- Secretary for Education Kevin Yeung Yun-hung said the bureau is confident it can hold exams safely
- Back up plans include moving the assessments to May 22; possibly cancelling the exams
The government has announced their latest plans for the DSE exams in response to the Covid-19 epidemic sweeping the globe.
At a press conference on Wednesday, Secretary for Education Kevin Yeung Yun-hung said the bureau is confident it can hold exams safely as planned starting on April 24 and release the results on July 22.
Yeung, however, revealed two more contingency plans. One, further delaying the exams to May 22 and releasing the results in the middle of August, with a second delay deadline of June 11 and results day at the end of August. The second plan is to cancel the exams altogether and give students an estimated result.
“We will look at all factors when making this decision. Number of cases are one, but the nature of the cases will matter, too,” Yeung said. “We are trying to strike a balance between the safety of students and examiners and the importance of the exams.”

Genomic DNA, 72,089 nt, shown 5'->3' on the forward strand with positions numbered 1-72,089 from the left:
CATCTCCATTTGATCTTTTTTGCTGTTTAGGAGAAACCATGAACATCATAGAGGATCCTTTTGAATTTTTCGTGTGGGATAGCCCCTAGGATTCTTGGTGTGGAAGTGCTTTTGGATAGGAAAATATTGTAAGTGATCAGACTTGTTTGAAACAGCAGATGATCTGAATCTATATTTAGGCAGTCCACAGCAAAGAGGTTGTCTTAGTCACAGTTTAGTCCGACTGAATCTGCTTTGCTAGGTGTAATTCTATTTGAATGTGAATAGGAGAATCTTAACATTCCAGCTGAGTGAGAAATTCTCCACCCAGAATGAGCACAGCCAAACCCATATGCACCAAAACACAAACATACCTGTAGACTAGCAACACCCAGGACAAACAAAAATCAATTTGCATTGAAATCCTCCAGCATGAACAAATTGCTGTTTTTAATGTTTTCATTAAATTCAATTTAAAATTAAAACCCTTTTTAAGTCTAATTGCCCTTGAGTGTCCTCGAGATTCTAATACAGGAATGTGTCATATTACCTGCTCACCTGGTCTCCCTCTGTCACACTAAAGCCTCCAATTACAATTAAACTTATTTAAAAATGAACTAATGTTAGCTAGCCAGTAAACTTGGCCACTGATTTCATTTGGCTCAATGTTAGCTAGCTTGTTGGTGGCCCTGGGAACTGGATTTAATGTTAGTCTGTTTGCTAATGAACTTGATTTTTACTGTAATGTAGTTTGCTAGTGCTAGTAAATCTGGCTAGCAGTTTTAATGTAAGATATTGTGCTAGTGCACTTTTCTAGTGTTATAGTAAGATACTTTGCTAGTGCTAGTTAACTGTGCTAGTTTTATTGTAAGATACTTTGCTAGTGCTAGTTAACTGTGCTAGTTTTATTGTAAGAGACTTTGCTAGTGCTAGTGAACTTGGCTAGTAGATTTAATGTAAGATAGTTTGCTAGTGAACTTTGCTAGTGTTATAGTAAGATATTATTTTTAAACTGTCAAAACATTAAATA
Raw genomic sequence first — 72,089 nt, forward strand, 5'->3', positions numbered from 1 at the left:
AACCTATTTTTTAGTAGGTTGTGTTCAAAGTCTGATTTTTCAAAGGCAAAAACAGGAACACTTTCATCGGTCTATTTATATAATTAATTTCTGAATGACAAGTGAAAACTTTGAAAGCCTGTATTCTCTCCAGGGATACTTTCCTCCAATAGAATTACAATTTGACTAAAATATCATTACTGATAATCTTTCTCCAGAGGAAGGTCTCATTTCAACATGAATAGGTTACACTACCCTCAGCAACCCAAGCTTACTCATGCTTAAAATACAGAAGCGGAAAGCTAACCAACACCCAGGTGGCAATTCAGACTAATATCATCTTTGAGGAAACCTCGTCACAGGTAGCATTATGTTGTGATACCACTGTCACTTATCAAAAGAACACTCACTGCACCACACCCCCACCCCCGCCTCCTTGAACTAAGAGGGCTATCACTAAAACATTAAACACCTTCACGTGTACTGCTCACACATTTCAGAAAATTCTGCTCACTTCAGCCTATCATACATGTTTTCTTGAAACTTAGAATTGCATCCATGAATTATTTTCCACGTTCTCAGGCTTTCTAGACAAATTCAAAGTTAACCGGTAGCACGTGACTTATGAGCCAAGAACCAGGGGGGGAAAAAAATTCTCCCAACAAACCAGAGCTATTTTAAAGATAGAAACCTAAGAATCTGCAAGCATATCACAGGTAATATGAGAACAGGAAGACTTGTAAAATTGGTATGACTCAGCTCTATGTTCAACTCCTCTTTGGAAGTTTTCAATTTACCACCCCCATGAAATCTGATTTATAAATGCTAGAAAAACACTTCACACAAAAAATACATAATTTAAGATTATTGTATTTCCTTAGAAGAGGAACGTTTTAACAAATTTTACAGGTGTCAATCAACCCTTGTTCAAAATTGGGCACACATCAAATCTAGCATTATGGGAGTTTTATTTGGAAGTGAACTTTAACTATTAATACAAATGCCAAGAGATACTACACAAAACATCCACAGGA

Yeung emphasised the exams are a “low-risk” activity and appealed to all students to follow the rules. These rules will be updated with the required measures students must take on their revised admission forms. The forms will be distributed to students starting today.
The education minister also reassured students that the Jupas university admissions should not be severely impacted if the exams are held as planned. “However further delays are very likely to affect the opening of universities next year. After speaking with universities, it is possible that some may have to open in October.”
On Tuesday, Chief Executive Carrie Lam Cheng Yuet-ngor said the exams are very likely to be held as planned on April 24. Health experts said the DSE exams could proceed if there were no new local clusters of coronavirus cases, as well as no cases of unknown origin.
A survey by political group Demosisto, released on Tuesday, showed more than 90 per cent of 11,000 DSE candidates polled this month had urged the government to further postpone the exams, citing a potential risk of infection.